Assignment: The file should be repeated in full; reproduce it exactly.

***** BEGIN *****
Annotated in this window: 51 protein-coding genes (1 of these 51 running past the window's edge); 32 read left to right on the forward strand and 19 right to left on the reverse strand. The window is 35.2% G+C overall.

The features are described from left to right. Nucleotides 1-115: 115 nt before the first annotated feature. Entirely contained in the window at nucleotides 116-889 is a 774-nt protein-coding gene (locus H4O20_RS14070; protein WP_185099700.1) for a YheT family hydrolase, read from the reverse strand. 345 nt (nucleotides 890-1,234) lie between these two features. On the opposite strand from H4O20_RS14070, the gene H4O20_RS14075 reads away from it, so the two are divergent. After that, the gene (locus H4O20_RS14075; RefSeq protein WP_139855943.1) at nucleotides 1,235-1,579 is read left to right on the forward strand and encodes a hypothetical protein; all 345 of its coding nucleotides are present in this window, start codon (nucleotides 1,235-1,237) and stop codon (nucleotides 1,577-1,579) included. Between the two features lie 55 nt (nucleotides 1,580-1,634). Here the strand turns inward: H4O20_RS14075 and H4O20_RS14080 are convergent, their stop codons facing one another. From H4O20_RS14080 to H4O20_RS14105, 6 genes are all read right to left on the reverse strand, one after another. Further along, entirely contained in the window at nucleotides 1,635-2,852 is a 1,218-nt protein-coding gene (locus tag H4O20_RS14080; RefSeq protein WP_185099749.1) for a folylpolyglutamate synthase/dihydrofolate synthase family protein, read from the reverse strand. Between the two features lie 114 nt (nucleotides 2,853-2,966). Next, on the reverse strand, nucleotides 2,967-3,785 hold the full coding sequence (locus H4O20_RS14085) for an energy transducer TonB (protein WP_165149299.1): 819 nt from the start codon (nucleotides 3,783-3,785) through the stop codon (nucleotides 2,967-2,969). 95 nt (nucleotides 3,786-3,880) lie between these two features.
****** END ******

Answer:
Annotated in this window: 51 protein-coding genes (1 of these 51 running past the window's edge); 32 read left to right on the forward strand and 19 right to left on the reverse strand. The window is 35.2% G+C overall.

The features are described from left to right. Nucleotides 1-115: 115 nt before the first annotated feature. Entirely contained in the window at nucleotides 116-889 is a 774-nt protein-coding gene (locus H4O20_RS14070; protein WP_185099700.1) for a YheT family hydrolase, read from the reverse strand. 345 nt (nucleotides 890-1,234) lie between these two features. On the opposite strand from H4O20_RS14070, the gene H4O20_RS14075 reads away from it, so the two are divergent. After that, the gene (locus H4O20_RS14075; RefSeq protein WP_139855943.1) at nucleotides 1,235-1,579 is read left to right on the forward strand and encodes a hypothetical protein; all 345 of its coding nucleotides are present in this window, start codon (nucleotides 1,235-1,237) and stop codon (nucleotides 1,577-1,579) included. Between the two features lie 55 nt (nucleotides 1,580-1,634). Here the strand turns inward: H4O20_RS14075 and H4O20_RS14080 are convergent, their stop codons facing one another. From H4O20_RS14080 to H4O20_RS14105, 6 genes are all read right to left on the reverse strand, one after another. Further along, entirely contained in the window at nucleotides 1,635-2,852 is a 1,218-nt protein-coding gene (locus tag H4O20_RS14080; RefSeq protein WP_185099749.1) for a folylpolyglutamate synthase/dihydrofolate synthase family protein, read from the reverse strand. Between the two features lie 114 nt (nucleotides 2,853-2,966). Next, on the reverse strand, nucleotides 2,967-3,785 hold the full coding sequence (locus H4O20_RS14085) for an energy transducer TonB (protein WP_165149299.1): 819 nt from the start codon (nucleotides 3,783-3,785) through the stop codon (nucleotides 2,967-2,969). 95 nt (nucleotides 3,786-3,880) lie between these two features.